When a Canadian company publicly restates its financial statements, the restatement suggests a material weakness in its internal controls. Those controls comprise the checks and balances, which are supposed to provide investors with reasonable assurances that their financial statements are accurate and complete.
To examine these issues, we reviewed all financial restatements by Canadian-listed companies (with a market capitalization above $75-million except for dual-listed companies) between Jan. 1, 2009, and Dec. 31, 2016. In this period, there were 78 financial restatements by such Canadian companies.
Read the rest at theglobeandmail.com
On Friday, February 3, President Trump issued an executive order directing the Secretary of Treasury to report, within 120 days, on whether governmental rules and policies promote or inhibit the order’s Core Principles for Financial Regulation. These generally stated Principles stress investor choice, economic growth and international competition as well as the more traditional goals of financial regulation such as preventing bailouts, analyzing risk and increasing accountability.
Although the executive order did not mention Dodd-Frank by name, President Trump made clear: “We expect to be cutting a lot of Dodd-Frank, because frankly, I have so many people, friends of mine that had nice businesses, they can’t borrow money.” By contrast, the Federal Reserve data show that total loans and leases by banks grew by almost 7% per year during the last three years.
Read the rest at brookings.edu
While almost everyone agrees that the current U.S. system for taxing foreign proäts of American corporations is counterproductive, there has been heated partisan debate about what should be done. Now, with Republican dominance of Congress and the White House, we should look carefully at House Speaker Paul Ryan’s path-breaking plan for corporate tax reform.
Under current law, foreign proäts of American corporations are legally subject to a 35 percent U.S. tax — the highest corporate tax rate among industrialized countries. In fact, American corporations do not pay this tax unless and until they bring these foreign proäts back to the U.S.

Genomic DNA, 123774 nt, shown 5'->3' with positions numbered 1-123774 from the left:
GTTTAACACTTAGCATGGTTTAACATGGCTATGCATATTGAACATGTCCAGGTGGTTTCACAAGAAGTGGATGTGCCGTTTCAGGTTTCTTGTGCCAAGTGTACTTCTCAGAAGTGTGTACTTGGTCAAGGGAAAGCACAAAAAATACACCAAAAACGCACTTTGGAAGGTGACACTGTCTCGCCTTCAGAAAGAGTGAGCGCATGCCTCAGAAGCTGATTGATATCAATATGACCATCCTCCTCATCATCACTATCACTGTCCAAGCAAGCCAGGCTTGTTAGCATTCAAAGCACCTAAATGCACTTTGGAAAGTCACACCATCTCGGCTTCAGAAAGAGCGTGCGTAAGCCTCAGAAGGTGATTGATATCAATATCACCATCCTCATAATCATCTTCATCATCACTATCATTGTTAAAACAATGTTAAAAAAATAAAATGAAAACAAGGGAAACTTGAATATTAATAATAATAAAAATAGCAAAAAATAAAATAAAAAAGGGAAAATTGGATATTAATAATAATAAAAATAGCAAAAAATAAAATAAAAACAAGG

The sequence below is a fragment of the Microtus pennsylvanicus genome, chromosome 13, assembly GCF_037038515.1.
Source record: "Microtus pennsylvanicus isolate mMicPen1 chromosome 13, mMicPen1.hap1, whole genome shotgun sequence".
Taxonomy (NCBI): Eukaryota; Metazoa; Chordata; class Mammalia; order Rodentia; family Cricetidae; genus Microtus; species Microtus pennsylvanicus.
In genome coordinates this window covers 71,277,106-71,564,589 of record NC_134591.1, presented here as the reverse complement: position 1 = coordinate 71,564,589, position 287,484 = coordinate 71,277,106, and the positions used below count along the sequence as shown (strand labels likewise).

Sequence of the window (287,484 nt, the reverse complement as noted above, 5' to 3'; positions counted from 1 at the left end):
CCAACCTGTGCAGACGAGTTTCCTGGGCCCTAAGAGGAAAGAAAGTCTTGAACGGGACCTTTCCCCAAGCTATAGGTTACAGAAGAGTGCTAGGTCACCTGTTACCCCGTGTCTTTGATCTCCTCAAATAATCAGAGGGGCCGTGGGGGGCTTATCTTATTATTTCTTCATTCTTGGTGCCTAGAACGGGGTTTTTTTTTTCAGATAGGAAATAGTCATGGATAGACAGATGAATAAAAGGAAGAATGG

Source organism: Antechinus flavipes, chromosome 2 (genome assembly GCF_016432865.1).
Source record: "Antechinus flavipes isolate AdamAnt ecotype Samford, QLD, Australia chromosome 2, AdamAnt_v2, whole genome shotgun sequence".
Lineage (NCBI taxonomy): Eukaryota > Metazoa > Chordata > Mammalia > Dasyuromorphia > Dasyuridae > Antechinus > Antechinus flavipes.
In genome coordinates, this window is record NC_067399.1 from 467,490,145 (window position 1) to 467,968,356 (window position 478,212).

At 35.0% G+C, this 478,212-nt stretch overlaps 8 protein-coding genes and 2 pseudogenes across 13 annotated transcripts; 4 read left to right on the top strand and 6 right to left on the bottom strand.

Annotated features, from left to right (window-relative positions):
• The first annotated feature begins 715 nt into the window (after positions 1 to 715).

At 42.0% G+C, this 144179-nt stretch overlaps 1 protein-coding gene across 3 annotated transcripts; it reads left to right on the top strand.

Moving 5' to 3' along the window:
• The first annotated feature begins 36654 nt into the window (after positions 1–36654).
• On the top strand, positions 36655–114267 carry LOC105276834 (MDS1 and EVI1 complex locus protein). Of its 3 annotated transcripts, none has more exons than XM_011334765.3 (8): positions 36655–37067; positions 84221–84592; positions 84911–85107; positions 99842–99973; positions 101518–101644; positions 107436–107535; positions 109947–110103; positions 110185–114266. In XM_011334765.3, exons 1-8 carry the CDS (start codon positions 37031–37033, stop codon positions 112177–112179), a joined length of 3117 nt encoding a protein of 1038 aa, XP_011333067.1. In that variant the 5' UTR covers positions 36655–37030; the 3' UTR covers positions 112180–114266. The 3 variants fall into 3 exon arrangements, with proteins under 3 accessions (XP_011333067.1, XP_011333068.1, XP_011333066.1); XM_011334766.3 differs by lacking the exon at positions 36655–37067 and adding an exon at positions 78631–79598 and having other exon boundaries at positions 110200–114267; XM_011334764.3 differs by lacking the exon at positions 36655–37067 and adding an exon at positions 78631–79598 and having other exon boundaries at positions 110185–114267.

Thus, the current system mainly beneäts tax lawyers and accountants.
Read the rest at bostonherald.com
Whether Microsoft’s $26.2 billion purchase of LinkedIn makes sense might depend on where you look. Glancing at LinkedIn’s press release for the full year 2015, you will see a prominent projection for “adjusted” earnings this year of $950 million.
Yet if you closely read the press release and its appendix, you can figure out that the company’s projected 2016 earnings under GAAP, the generally accepted accounting principles required in securities filings, are minus $240 million.
What accounts for that enormous difference? Like many companies, LinkedIn reports one set of figures to the Securities and Exchange Commission but touts adjusted figures elsewhere. LinkedIn’s adjusted projection excludes large expenses: $630 million for stock awards to executives and $560 million for depreciation and amortization.
Read the rest at wsj.com…
In the 2015 proxy season, shareholders submitted more than 60 proposals asking US public companies to appoint an independent director as a board chairman, as opposed to one person serving as both chief executive and chairman.
In 2012, 45 per cent of the S&P 500 companies split the chief executive and board chairman roles, almost doubling from 23 per cent a decade ago. However, of the 45 per cent, roughly half of the separate board chairs were held by former chief executives.
By contrast, most public companies in Europe have a truly independent director as board chairman. Some commentators have suggested that the US adopt the European model.